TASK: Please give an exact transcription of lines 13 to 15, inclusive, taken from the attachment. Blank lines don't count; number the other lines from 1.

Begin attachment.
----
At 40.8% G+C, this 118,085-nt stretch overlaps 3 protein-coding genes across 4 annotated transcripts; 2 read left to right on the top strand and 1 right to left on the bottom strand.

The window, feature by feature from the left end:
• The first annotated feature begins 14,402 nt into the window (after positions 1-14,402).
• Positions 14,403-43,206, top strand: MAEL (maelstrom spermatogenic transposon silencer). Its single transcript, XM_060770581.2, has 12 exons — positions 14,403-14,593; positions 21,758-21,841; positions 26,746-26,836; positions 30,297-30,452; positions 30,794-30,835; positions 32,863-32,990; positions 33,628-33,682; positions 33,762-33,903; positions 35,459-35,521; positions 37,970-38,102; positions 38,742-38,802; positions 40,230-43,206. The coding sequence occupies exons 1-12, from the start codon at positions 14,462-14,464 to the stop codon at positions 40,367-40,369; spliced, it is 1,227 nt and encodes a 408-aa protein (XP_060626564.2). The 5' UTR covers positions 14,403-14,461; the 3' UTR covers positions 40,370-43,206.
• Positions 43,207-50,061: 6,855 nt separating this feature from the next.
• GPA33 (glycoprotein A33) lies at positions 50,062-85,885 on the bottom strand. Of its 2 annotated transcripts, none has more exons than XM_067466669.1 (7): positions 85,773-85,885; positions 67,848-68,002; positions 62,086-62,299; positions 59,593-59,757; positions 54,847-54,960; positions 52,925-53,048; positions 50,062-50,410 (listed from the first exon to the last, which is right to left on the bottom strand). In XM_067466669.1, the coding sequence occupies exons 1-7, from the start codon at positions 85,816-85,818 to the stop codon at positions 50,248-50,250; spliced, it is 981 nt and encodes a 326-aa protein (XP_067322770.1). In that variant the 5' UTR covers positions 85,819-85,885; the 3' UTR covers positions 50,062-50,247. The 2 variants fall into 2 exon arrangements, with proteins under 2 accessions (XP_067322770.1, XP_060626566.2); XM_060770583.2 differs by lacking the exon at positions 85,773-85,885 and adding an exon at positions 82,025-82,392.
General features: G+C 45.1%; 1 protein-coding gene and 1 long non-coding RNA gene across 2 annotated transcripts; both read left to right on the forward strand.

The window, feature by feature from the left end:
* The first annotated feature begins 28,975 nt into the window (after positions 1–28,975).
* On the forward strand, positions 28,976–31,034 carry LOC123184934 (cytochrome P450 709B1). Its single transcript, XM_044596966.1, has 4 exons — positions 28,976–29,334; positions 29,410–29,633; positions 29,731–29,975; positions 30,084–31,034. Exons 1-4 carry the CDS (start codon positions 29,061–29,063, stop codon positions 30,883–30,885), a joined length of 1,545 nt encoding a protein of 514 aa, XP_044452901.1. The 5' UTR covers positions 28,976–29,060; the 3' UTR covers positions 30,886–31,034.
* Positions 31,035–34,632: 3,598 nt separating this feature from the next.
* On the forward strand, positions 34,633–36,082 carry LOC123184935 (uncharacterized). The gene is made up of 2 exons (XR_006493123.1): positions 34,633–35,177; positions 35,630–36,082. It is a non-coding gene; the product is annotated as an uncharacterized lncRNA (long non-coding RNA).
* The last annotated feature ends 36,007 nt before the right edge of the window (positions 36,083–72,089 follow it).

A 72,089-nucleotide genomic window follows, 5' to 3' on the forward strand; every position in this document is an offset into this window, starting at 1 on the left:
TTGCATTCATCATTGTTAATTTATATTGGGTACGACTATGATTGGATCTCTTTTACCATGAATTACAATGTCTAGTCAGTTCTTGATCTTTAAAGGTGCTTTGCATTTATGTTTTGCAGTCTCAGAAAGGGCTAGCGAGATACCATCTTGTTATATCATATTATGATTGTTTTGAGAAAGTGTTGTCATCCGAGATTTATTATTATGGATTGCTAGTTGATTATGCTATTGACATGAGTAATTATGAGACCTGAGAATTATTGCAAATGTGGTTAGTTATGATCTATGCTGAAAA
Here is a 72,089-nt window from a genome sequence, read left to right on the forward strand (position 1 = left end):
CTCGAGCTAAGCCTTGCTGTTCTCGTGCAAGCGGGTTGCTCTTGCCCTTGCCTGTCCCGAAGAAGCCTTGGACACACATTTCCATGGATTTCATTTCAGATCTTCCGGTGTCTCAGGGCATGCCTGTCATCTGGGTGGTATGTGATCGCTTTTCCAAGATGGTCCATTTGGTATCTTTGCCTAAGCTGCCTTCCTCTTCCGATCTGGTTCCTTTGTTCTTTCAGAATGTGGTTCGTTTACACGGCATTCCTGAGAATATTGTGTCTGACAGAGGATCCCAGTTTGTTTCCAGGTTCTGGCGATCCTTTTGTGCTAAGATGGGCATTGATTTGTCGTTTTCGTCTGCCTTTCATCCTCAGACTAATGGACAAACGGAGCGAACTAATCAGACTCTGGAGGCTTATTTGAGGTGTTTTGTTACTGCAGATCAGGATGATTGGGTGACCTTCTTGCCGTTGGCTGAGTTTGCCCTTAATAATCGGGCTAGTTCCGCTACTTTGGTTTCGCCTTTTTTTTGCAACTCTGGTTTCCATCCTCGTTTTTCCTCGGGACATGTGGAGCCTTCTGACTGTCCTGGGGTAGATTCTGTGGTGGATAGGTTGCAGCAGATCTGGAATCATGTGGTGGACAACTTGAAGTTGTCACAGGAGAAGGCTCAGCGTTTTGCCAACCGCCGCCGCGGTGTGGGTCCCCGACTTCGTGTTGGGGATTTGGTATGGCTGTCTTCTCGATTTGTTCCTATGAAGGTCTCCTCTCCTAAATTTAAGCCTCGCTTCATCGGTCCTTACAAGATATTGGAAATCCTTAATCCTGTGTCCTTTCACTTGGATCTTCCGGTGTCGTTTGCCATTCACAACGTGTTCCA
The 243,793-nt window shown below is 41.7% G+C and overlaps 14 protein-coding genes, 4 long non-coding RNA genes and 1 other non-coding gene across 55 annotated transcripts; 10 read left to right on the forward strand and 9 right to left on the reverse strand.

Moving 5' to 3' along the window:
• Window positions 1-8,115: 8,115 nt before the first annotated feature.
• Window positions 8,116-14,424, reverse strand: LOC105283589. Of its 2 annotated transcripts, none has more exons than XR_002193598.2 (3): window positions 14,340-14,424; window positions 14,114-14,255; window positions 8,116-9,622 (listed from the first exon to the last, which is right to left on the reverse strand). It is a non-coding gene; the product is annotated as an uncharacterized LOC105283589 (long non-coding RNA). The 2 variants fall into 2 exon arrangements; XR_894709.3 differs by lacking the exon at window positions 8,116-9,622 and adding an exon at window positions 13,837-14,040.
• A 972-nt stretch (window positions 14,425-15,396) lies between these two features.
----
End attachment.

* The last annotated feature ends 36,007 nt before the right edge of the window (positions 36,083–72,089 follow it).

A 72,089-nucleotide genomic window follows, 5' to 3' on the forward strand; every position in this document is an offset into this window, starting at 1 on the left:
TTGCATTCATCATTGTTAATTTATATTGGGTACGACTATGATTGGATCTCTTTTACCATGAATTACAATGTCTAGTCAGTTCTTGATCTTTAAAGGTGCTTTGCATTTATGTTTTGCAGTCTCAGAAAGGGCTAGCGAGATACCATCTTGTTATATCATATTATGATTGTTTTGAGAAAGTGTTGTCATCCGAGATTTATTATTATGGATTGCTAGTTGATTATGCTATTGACATGAGTAATTATGAGACCTGAGAATTATTGCAAATGTGGTTAGTTATGATCTATGCTGAAAA